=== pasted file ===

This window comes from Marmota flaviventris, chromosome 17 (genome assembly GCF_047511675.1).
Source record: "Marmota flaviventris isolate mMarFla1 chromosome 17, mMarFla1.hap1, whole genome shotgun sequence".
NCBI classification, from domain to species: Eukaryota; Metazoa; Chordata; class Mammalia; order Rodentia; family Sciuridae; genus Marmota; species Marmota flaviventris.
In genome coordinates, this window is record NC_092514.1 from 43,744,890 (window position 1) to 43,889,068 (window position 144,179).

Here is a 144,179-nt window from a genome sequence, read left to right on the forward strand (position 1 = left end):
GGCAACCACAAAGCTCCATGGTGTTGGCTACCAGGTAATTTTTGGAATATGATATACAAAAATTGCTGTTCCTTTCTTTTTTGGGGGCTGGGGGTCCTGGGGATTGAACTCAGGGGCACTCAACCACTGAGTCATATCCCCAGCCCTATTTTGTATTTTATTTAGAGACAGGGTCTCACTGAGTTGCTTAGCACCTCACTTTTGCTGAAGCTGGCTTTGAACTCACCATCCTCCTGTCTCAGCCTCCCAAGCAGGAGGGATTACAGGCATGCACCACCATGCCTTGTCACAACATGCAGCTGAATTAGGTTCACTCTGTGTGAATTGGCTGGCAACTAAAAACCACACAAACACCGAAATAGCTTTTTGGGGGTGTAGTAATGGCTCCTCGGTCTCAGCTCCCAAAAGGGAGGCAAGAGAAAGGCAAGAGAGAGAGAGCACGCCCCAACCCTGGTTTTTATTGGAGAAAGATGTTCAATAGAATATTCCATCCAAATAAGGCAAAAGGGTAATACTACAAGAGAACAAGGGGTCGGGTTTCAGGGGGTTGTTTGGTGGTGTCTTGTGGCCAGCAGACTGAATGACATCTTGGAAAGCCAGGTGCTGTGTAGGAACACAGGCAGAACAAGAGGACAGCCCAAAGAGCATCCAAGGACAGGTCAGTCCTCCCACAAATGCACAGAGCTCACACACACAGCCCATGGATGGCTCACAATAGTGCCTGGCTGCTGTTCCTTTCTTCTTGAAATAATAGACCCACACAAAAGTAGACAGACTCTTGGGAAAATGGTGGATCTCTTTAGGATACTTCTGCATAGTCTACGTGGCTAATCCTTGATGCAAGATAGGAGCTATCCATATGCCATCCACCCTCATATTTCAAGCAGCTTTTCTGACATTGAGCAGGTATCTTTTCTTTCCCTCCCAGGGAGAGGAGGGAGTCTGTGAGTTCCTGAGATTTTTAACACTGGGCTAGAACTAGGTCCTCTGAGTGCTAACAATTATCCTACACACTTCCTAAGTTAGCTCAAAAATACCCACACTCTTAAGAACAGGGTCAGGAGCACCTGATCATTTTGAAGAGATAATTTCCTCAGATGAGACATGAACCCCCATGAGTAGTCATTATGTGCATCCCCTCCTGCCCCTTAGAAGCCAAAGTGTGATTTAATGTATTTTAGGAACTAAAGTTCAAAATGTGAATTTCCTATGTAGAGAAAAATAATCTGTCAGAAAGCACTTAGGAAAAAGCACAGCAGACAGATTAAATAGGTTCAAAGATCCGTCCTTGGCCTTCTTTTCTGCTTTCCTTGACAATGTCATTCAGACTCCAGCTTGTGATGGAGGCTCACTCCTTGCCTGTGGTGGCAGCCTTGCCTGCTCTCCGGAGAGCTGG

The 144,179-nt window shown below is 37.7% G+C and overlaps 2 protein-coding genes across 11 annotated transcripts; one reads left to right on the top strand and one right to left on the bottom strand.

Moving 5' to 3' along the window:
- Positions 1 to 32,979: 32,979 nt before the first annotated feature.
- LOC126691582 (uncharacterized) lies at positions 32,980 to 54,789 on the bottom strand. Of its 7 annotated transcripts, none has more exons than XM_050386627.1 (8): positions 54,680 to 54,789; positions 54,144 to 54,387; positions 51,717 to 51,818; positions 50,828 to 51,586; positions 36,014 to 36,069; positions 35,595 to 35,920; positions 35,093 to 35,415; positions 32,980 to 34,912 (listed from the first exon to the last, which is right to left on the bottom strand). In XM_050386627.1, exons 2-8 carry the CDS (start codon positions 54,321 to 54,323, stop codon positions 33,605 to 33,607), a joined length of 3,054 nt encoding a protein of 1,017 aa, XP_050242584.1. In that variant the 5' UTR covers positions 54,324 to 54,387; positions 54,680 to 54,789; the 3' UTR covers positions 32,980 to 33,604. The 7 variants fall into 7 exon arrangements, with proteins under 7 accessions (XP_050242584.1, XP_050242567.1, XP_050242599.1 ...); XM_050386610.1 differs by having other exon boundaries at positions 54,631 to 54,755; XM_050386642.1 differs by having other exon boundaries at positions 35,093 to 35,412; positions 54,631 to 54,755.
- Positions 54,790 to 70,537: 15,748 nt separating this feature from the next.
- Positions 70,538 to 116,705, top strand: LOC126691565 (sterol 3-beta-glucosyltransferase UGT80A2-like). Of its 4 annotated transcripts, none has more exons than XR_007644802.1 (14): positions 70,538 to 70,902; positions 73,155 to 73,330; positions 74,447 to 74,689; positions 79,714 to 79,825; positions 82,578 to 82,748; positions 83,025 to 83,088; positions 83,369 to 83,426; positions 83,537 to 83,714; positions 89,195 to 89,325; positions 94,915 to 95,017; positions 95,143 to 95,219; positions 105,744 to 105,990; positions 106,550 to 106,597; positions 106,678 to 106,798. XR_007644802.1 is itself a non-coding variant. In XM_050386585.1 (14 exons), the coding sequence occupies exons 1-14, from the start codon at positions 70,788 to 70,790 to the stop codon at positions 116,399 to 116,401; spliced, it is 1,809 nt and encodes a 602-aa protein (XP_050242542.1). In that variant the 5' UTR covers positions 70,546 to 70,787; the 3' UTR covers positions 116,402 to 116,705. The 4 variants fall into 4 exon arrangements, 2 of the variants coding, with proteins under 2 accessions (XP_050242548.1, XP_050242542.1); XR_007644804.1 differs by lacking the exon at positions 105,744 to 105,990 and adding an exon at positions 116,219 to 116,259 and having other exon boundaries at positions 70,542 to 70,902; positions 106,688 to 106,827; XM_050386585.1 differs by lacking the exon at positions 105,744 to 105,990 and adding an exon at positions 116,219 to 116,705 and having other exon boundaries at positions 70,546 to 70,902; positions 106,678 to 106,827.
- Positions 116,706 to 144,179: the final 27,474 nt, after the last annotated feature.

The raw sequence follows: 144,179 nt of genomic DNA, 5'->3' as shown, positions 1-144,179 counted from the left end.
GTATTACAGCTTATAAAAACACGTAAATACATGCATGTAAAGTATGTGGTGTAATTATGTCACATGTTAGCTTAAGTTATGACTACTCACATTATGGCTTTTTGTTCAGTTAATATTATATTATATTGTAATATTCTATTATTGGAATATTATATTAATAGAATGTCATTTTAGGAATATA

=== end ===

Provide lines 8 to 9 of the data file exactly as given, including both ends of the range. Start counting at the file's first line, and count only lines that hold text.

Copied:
Moving 5' to 3' along the window:
- Positions 1 to 32,979: 32,979 nt before the first annotated feature.